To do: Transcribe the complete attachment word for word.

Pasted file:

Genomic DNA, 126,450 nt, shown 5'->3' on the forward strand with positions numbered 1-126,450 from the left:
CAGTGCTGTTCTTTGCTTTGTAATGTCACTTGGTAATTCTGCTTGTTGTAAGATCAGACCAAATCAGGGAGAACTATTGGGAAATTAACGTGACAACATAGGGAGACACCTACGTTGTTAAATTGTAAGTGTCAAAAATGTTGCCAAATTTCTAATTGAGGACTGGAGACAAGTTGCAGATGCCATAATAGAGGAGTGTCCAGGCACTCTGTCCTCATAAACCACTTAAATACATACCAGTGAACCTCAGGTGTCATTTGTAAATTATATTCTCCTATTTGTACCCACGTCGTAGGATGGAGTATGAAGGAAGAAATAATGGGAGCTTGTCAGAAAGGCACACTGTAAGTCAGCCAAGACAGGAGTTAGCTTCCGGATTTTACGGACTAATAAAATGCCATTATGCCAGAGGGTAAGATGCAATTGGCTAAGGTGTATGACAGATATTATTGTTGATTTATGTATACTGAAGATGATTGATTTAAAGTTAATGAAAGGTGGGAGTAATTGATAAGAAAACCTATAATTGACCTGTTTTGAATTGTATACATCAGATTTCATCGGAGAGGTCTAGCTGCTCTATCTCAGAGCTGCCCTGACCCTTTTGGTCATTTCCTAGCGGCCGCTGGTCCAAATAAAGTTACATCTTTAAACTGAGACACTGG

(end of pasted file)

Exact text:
Genomic DNA, 126,450 nt, shown 5'->3' on the forward strand with positions numbered 1-126,450 from the left:
CAGTGCTGTTCTTTGCTTTGTAATGTCACTTGGTAATTCTGCTTGTTGTAAGATCAGACCAAATCAGGGAGAACTATTGGGAAATTAACGTGACAACATAGGGAGACACCTACGTTGTTAAATTGTAAGTGTCAAAAATGTTGCCAAATTTCTAATTGAGGACTGGAGACAAGTTGCAGATGCCATAATAGAGGAGTGTCCAGGCACTCTGTCCTCATAAACCACTTAAATACATACCAGTGAACCTCAGGTGTCATTTGTAAATTATATTCTCCTATTTGTACCCACGTCGTAGGATGGAGTATGAAGGAAGAAATAATGGGAGCTTGTCAGAAAGGCACACTGTAAGTCAGCCAAGACAGGAGTTAGCTTCCGGATTTTACGGACTAATAAAATGCCATTATGCCAGAGGGTAAGATGCAATTGGCTAAGGTGTATGACAGATATTATTGTTGATTTATGTATACTGAAGATGATTGATTTAAAGTTAATGAAAGGTGGGAGTAATTGATAAGAAAACCTATAATTGACCTGTTTTGAATTGTATACATCAGATTTCATCGGAGAGGTCTAGCTGCTCTATCTCAGAGCTGCCCTGACCCTTTTGGTCATTTCCTAGCGGCCGCTGGTCCAAATAAAGTTACATCTTTAAACTGAGACACTGG